If a taxpayer wishes to submit an offer in compromise on the basis of doubt as to collectability, they will need to show the IRS:
1. It is unlikely that the tax liability can be collected in full
2. The amount offered in satisfaction of the liability reflects the reasonable collection potential
Without proving these two points to the IRS, it is likely that an offer will be denied on the basis of doubt as to collectability. Reasonable collection potential can be defined as the amount that can be collected from all available means, including administrative and judicial collection remedies.
Reasonable Collection Potential
The IRS considers to reasonable collection potential to be the fill amount of equity in the taxpayer’s assets. This amount includes their IRAs and other retirement funds plus a multiple of the taxpayer’s excess monthly income over allowable expenses.
The IRS generally has a very strict view in regard to what is considered an allowable expense. The IRS will only consider expenses that are necessary for the production of income or for health needs. Any expense regarding unsecured debt and luxury items will be disregarded and not allowed by the IRS.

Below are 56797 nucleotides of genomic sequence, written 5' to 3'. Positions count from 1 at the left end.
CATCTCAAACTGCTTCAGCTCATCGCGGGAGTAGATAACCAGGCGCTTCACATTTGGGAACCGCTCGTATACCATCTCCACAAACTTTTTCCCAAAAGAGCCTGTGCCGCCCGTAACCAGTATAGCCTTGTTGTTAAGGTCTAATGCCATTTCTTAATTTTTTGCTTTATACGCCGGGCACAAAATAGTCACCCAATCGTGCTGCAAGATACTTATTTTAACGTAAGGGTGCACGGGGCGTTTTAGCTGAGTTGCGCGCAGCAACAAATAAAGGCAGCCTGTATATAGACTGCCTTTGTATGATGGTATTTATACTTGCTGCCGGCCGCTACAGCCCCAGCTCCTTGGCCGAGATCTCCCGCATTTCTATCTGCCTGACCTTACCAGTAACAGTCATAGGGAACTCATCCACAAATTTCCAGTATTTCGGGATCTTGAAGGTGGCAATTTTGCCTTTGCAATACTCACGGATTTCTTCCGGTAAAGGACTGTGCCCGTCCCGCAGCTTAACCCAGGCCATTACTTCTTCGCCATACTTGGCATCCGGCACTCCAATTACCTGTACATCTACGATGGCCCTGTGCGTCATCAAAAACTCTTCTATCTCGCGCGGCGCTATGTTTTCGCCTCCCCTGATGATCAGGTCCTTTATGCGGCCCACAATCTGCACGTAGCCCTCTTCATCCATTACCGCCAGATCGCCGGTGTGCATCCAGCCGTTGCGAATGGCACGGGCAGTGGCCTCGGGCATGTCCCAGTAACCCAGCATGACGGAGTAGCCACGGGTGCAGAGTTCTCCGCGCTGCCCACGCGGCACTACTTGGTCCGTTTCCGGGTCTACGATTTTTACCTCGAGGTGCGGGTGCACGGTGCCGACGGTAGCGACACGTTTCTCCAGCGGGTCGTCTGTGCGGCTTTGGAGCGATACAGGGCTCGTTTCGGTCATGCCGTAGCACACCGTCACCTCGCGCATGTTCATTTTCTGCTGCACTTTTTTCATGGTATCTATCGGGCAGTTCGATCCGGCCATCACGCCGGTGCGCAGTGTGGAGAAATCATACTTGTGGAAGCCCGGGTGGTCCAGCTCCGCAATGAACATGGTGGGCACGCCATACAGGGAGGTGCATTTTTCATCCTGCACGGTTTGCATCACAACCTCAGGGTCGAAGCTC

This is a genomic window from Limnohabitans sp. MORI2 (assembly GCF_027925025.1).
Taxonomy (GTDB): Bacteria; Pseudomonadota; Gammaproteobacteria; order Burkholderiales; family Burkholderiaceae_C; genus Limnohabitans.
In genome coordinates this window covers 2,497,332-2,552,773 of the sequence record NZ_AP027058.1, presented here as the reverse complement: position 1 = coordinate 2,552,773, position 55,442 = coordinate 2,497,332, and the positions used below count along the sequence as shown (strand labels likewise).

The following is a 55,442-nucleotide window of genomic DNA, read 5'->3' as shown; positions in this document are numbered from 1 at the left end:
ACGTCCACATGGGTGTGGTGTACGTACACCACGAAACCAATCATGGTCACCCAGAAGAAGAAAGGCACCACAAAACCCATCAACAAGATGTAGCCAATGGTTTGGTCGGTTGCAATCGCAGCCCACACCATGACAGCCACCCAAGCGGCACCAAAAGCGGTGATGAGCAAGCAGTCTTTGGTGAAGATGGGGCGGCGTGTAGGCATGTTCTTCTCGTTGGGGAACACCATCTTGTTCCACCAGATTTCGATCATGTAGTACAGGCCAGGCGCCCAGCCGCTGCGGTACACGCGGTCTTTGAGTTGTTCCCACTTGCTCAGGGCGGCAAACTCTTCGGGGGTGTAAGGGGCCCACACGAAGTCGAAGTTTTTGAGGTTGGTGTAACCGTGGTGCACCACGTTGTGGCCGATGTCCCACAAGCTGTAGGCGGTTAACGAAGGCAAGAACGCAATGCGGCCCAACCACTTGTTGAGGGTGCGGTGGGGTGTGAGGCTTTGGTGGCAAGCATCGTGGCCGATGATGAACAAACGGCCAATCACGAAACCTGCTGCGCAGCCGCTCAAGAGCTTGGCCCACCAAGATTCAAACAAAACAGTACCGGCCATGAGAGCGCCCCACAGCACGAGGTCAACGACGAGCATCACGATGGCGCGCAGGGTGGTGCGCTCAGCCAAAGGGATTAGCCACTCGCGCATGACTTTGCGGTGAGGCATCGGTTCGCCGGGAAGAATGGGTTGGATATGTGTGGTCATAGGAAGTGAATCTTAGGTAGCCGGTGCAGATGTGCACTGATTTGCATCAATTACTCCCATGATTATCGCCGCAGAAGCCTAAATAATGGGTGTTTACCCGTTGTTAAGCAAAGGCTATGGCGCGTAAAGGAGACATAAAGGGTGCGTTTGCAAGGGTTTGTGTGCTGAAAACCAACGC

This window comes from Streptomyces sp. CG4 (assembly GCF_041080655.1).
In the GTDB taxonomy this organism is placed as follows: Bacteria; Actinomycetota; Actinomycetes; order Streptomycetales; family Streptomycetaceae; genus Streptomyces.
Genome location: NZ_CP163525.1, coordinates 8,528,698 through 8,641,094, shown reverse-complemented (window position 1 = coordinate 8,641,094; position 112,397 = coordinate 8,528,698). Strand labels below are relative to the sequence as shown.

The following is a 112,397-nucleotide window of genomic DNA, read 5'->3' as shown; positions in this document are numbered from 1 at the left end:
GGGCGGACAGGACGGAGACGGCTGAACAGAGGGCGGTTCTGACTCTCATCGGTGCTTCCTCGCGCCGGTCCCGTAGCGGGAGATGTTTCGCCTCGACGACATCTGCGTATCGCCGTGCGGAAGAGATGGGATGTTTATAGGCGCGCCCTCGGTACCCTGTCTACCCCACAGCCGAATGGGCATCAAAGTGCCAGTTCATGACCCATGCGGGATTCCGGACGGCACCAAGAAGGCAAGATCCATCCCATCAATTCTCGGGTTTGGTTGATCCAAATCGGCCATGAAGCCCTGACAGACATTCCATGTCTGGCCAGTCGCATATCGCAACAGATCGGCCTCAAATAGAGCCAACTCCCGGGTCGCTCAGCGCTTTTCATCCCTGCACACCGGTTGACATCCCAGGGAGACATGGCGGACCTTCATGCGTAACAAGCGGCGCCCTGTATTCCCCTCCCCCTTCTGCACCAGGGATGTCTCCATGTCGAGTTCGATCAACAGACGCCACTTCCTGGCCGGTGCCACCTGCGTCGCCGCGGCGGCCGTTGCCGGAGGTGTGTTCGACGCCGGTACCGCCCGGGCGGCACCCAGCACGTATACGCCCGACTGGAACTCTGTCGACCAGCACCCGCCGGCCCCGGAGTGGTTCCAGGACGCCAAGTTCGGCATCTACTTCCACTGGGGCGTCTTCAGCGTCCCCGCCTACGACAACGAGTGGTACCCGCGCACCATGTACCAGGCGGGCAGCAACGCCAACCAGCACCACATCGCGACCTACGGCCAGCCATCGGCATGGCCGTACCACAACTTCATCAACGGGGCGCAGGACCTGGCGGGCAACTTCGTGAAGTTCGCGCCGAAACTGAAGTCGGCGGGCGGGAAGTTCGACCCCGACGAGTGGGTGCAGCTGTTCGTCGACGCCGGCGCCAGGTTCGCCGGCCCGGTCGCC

Once the net monthly excess amount of income over expenses has been determined, that amount will be multiplied by:
1. “48” if the amount will be paid within five months
2. “60” if the amount will be paid in installments over more than 5 months
3. The remaining months before the statue of limitations will expire if that timeframe is shorter than the amount of time listed above.
Here is an example of how this would be calculated:
James has cash of $200, a bank account balance of $500, and his excess monthly income is $100. James wants to offer a lump sum payment, the reasonable collection potential is $5,500 ($200 + $500 + [48 x $100]). If James decides that he wants to pay in installments over more than 5 months, the amount would be $6,700 ($200 + $500 + [60x $100]).
Careful Calculation of Offer
It is important that a taxpayer take their time when calculating the amount to offer when they are submitting on the basis of doubt as to collectability. The taxpayer must show strong support for the offer they are proposing or the IRS will likely reject their offer.
In the event the IRS rejects your offer in compromise on the basis of doubt as to collectability, it is likely due to the fact that the IRS believes based on their verified information, that the reasonable collection potential is more than that offered.